1 student describes a recipe. 1 student acts out the instructions. What’s the recipe?
Learner Level: Intermediate
Language focus: Describing sequences (first, second, next), using imperative form for instructions.
Skills: Listening and Speaking
Time: 10 minutes
Preparation: Teach students how to pronounce the reduced form of “What are you making?” (Whatcha makin’?) and “What are you doing?” (Whatcha doin’?)
1. Decide if this warm up will be a group or pair activity.
2. Tell Student A (or all of the students except B if a group activity) to imagine he is walking into a kitchen where Student B is cooking, baking, or preparing a meal. Student A should ask the question: What are you making? (“Whatcha makin’?“)
3. Tell Student B to think of a meal, or snack in his head. (He will not tell Student A the name of the recipe.) Student B should then describe the steps required for Student A to make this food.
4. Student A will pretend to do the actions as Student B provides the instructions.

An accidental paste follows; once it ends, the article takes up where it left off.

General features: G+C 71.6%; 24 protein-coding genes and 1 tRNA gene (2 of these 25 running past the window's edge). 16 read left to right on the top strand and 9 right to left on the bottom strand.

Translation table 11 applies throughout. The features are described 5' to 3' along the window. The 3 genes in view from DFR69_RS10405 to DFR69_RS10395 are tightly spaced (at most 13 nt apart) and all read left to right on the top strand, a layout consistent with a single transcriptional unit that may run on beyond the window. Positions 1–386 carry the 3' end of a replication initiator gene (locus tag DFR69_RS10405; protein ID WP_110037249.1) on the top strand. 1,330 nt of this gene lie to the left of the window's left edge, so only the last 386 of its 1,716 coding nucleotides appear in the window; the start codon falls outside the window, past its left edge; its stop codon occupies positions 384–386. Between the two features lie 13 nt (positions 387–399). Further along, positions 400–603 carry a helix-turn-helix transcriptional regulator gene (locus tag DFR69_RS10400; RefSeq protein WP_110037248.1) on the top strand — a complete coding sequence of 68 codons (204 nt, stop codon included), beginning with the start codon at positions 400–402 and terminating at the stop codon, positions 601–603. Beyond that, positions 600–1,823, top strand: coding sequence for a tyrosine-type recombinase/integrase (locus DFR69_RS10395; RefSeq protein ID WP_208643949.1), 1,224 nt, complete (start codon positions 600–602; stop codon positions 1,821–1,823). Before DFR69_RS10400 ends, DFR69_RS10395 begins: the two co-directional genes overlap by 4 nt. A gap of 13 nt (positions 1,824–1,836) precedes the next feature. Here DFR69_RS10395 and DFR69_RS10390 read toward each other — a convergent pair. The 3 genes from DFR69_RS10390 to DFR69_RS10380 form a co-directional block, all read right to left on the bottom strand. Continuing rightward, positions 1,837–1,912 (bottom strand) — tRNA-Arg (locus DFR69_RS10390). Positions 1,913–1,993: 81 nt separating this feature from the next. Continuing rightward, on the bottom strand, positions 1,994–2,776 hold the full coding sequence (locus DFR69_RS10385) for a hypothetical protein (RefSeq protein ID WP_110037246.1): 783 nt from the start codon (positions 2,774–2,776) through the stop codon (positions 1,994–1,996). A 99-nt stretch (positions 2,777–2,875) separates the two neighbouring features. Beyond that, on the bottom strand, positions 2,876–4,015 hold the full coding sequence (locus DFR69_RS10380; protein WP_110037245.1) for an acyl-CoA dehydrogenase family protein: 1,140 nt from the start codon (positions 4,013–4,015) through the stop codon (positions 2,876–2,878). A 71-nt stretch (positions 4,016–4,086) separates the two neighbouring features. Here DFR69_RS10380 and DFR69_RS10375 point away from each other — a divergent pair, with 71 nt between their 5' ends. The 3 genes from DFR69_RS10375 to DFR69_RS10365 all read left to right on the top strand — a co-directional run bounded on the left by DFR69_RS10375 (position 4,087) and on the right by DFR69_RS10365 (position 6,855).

5. If this is a group activity, students should take turns guessing what was prepared. If it’s a paired activity, Student A will guess.
Create your own example, or use this one. Ask one student to be Student A (with actions) while you demonstrate Student B’s job.
Student A: Whatcha Makingʼ?
Student B: Oh it’s easy! First, grab a mug (Student A pretends to pull down a cup from a shelf). Then pour a few drops of milk in (actions). Next add a large scoop of cocoa powder (actions). Add a few drops of water and stir the mixture into a paste. (actions) Then add another cup of milk (actions). Microwave the mixture on high for one minute. (actions) Lastly add whipped cream or marshmallows and a few flakes of chocolate. (actions)
Student A: Did I make chocolate pudding?
Student B: No.
Student A: Did I make hot chocolate?
Student B: Yes! You made homemade hot chocolate!
Teacher 2 Teacher:
If you use this example, teach students that microwave can be a verb and a noun.